But that would imply that all of the members of Congress from
South Carolina were literate, Mr. Rivers.
He said further that Judge Waring was "exacting a pound
of flesh from the white people of South Carolina because, through
his own actions, he has been ostracized from their society."
Well, now, listen heya, you've gone too far. You're calling
him a Jew?
He went on to say that the Judge was "as cold as a dead
Eskimo in an abandoned igloo", that "lemon juice flows
in his cold and calculating veins."
Now, he's an Eskimo who likes lemons? Have you been shooting
walruses with former Senator Reynolds up in Alaska?
The Judge had "lampooned, lambasted and vilified with
unparalleled vituperation the comfort and ease of the outstanding
members of the bar of South Carolina."
Which bar? And shouldn't you add "beleaguered"
and "vitriol" to your run of phraseology to attain the
status of a double-triple alliterator?
Congressman W. J. Bryan Dorn of South Carolina had introduced
a resolution to investigate the jurist for his conduct in office.
How's the price of silver doing?
The DNC banned racial segregation in its headquarters staff,
to be consistent, said chairman J. Howard McGrath, with the policy
favored by the President regarding the Government and the armed
forces. Senator McGrath said that he anticipated appointment of a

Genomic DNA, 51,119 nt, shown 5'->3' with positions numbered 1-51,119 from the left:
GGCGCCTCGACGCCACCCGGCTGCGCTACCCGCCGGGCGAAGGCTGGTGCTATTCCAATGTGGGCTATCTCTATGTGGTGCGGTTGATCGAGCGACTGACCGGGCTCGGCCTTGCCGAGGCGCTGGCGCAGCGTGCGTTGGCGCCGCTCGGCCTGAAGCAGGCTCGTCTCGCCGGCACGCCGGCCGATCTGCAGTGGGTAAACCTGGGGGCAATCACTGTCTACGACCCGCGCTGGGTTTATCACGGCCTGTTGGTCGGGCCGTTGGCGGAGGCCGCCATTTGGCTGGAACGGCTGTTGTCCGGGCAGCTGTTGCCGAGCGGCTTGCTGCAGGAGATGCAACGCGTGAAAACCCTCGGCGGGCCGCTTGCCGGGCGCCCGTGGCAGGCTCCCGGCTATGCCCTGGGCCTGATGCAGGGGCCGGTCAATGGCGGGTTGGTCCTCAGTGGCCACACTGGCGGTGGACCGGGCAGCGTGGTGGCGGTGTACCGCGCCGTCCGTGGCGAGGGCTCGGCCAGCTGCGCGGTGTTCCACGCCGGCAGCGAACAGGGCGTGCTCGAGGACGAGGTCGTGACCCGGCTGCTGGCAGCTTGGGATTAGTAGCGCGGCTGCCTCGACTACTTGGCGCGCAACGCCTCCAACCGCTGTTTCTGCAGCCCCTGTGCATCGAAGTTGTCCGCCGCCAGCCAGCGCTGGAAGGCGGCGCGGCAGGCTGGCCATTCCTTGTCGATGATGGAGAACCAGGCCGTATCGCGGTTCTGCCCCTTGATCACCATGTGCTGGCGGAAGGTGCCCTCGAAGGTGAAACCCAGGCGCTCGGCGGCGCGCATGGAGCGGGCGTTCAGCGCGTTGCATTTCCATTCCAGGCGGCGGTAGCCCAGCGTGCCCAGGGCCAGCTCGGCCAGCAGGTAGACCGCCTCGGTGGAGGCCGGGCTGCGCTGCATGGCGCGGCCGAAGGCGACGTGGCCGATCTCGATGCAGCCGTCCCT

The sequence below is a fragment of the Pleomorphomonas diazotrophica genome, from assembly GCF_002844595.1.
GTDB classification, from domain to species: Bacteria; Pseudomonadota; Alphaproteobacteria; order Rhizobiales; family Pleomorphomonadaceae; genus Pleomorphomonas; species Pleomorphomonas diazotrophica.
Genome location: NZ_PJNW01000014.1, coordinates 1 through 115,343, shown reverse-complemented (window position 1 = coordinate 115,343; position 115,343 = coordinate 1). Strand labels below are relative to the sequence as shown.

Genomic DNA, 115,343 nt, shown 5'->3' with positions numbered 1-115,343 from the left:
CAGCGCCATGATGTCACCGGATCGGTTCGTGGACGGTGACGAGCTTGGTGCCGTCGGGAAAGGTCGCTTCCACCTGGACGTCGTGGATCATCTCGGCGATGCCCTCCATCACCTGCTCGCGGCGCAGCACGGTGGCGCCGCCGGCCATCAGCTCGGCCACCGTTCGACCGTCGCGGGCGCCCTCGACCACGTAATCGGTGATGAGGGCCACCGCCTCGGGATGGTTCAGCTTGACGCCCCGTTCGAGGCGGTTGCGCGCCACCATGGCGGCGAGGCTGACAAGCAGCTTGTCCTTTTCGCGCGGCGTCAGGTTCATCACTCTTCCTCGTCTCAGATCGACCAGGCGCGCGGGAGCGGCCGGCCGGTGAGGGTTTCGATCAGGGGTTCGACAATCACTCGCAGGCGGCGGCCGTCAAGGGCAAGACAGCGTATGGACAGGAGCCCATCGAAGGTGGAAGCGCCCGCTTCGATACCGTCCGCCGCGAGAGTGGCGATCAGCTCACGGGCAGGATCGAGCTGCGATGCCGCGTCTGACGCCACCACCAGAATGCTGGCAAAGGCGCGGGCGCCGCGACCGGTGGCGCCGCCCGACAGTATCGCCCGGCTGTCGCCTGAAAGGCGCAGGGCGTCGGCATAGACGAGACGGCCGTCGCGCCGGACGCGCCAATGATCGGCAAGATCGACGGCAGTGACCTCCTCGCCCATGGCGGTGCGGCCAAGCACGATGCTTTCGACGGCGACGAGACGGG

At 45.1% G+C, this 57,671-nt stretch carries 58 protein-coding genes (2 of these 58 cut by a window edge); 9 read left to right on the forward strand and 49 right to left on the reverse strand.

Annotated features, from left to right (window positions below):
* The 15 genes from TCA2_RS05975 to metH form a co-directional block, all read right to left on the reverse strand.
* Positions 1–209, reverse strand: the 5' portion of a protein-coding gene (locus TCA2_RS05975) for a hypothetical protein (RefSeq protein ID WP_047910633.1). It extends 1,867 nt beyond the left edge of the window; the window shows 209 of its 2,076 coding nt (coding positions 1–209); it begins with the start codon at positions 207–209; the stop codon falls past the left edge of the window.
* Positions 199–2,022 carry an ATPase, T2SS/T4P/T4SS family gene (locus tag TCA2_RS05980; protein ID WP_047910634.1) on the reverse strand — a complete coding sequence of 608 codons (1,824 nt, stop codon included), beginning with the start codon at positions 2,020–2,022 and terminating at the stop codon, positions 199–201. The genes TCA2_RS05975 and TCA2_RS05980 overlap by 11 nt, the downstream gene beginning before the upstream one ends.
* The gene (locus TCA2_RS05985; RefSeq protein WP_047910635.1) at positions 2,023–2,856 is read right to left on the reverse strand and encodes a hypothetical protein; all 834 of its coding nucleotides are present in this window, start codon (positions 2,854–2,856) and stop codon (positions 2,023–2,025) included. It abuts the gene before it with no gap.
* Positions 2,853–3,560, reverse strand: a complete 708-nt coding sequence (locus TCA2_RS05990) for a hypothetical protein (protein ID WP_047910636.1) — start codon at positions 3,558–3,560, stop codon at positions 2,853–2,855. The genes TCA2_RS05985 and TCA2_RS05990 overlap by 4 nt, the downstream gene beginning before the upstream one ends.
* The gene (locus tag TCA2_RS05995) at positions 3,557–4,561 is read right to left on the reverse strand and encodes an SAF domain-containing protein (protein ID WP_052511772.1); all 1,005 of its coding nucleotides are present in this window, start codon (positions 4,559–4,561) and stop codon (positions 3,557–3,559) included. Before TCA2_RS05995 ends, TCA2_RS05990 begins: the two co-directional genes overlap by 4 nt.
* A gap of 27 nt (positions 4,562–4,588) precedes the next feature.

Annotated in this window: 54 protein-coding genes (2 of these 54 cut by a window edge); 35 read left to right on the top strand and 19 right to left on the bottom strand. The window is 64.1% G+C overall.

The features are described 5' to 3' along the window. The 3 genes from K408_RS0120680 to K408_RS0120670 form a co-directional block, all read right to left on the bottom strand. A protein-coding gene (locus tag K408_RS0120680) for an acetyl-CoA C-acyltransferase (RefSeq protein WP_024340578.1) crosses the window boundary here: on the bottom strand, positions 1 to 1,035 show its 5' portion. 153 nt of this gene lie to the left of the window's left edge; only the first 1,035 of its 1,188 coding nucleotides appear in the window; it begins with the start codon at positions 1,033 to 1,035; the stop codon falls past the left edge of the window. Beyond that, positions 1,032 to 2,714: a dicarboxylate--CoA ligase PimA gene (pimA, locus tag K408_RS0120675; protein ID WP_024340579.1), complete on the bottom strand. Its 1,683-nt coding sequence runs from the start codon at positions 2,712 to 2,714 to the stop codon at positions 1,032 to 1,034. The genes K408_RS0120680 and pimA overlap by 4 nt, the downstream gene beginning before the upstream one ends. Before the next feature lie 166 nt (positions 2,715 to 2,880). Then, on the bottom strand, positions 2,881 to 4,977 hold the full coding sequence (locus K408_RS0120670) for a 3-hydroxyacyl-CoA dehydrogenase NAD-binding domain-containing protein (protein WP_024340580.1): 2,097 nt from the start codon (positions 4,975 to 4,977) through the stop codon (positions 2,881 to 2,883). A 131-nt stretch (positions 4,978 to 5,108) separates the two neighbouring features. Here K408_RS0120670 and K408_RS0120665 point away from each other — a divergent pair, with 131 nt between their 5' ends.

black assistant. The separate black division of the DNC was thus
being abolished and its staff members distributed among other units.
The Senator predicted that the President would not lose the
electoral votes of any Southern state.
The RNC retained its separate division for blacks.
Senate Republicans abandoned their effort to pass the
anti-poll tax law after a successful filibuster by the Southern
Senators for five days. The Republicans wanted to reach the other
legislation pending in the special session. The consensus was, after
some discussion, that a substitute measure to send to the states an
amendment to the Constitution banning the poll tax should not be
introduced during the session. The GOP said that Senate rules ought
be changed in January to avoid such filibusters. They now turned
their gaze toward two of the President's proposed anti-inflation measures, limiting bank credit
and installment buying. The Republicans ruled out any form of price
control. According to GOP leaders, there also might be some common
ground for action on housing.
The North Carolina Board of Elections had certified the
petition of the Progressive Party of Henry Wallace to be on the
ballot in November. They had supplied more than the requisite 10,000